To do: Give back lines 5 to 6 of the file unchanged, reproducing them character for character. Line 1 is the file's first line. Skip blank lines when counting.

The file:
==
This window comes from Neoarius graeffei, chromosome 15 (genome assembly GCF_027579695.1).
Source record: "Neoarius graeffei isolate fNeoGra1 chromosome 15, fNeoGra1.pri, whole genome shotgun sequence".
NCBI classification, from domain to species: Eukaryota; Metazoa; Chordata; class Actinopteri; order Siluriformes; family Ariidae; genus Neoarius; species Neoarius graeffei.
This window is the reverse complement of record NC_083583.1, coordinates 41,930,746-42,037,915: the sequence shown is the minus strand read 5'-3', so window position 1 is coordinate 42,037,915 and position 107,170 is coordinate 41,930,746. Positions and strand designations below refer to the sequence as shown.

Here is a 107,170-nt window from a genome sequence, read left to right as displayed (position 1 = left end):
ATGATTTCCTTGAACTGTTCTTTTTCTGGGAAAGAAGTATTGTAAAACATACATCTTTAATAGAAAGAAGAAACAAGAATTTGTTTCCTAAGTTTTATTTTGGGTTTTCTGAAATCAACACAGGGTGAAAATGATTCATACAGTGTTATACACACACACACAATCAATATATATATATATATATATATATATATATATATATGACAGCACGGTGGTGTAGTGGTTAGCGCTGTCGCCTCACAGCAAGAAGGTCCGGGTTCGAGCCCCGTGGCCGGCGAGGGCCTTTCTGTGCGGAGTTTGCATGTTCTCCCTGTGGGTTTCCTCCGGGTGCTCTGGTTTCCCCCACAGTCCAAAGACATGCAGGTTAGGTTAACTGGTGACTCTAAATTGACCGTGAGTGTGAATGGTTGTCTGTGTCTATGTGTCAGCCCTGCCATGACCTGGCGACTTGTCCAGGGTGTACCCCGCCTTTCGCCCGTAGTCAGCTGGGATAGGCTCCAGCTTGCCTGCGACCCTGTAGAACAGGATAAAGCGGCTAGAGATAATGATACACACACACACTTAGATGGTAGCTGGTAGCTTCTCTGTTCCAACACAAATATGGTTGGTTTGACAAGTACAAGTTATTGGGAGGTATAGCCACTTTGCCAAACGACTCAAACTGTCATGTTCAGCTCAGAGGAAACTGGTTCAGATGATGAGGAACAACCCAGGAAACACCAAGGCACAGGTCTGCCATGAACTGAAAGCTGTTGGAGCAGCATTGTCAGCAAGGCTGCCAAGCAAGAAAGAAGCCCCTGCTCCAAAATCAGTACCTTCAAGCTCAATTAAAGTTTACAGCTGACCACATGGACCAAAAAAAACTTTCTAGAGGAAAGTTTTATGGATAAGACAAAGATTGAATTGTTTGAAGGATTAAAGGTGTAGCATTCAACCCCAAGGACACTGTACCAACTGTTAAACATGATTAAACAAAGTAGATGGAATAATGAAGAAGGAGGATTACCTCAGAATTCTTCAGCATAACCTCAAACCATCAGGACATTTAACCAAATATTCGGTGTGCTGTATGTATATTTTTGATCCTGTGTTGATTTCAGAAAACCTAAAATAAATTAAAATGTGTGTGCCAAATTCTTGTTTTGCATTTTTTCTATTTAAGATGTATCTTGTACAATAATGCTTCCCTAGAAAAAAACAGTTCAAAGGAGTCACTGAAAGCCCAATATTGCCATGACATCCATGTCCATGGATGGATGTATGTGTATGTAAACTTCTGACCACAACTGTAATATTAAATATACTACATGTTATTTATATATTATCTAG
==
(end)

Here is a 107,170-nt window from a genome sequence, read left to right as displayed (position 1 = left end):
ATGATTTCCTTGAACTGTTCTTTTTCTGGGAAAGAAGTATTGTAAAACATACATCTTTAATAGAAAGAAGAAACAAGAATTTGTTTCCTAAGTTTTATTTTGGGTTTTCTGAAATCAACACAGGGTGAAAATGATTCATACAGTGTTATACACACACACACAATCAATATATATATATATATATATATATATATATATATATGACAGCACGGTGGTGTAGTGGTTAGCGCTGTCGCCTCACAGCAAGAAGGTCCGGGTTCGAGCCCCGTGGCCGGCGAGGGCCTTTCTGTGCGGAGTTTGCATGTTCTCCCTGTGGGTTTCCTCCGGGTGCTCTGGTTTCCCCCACAGTCCAAAGACATGCAGGTTAGGTTAACTGGTGACTCTAAATTGACCGTGAGTGTGAATGGTTGTCTGTGTCTATGTGTCAGCCCTGCCATGACCTGGCGACTTGTCCAGGGTGTACCCCGCCTTTCGCCCGTAGTCAGCTGGGATAGGCTCCAGCTTGCCTGCGACCCTGTAGAACAGGATAAAGCGGCTAGAGATAATGATACACACACACACTTAGATGGTAGCTGGTAGCTTCTCTGTTCCAACACAAATATGGTTGGTTTGACAAGTACAAGTTATTGGGAGGTATAGCCACTTTGCCAAACGACTCAAACTGTCATGTTCAGCTCAGAGGAAACTGGTTCAGATGATGAGGAACAACCCAGGAAACACCAAGGCACAGGTCTGCCATGAACTGAAAGCTGTTGGAGCAGCATTGTCAGCAAGGCTGCCAAGCAAGAAAGAAGCCCCTGCTCCAAAATCAGTACCTTCAAGCTCAATTAAAGTTTACAGCTGACCACATGGACCAAAAAAAACTTTCTAGAGGAAAGTTTTATGGATAAGACAAAGATTGAATTGTTTGAAGGATTAAAGGTGTAGCATTCAACCCCAAGGACACTGTACCAACTGTTAAACATGATTAAACAAAGTAGATGGAATAATGAAGAAGGAGGATTACCTCAGAATTCTTCAGCATAACCTCAAACCATCAGGACATTTAACCAAATATTCGGTGTGCTGTATGTATATTTTTGATCCTGTGTTGATTTCAGAAAACCTAAAATAAATTAAAATGTGTGTGCCAAATTCTTGTTTTGCATTTTTTCTATTTAAGATGTATCTTGTACAATAATGCTTCCCTAGAAAAAAACAGTTCAAAGGAGTCACTGAAAGCCCAATATTGCCATGACATCCATGTCCATGGATGGATGTATGTGTATGTAAACTTCTGACCACAACTGTAATATTAAATATACTACATGTTATTTATATATTATCTAG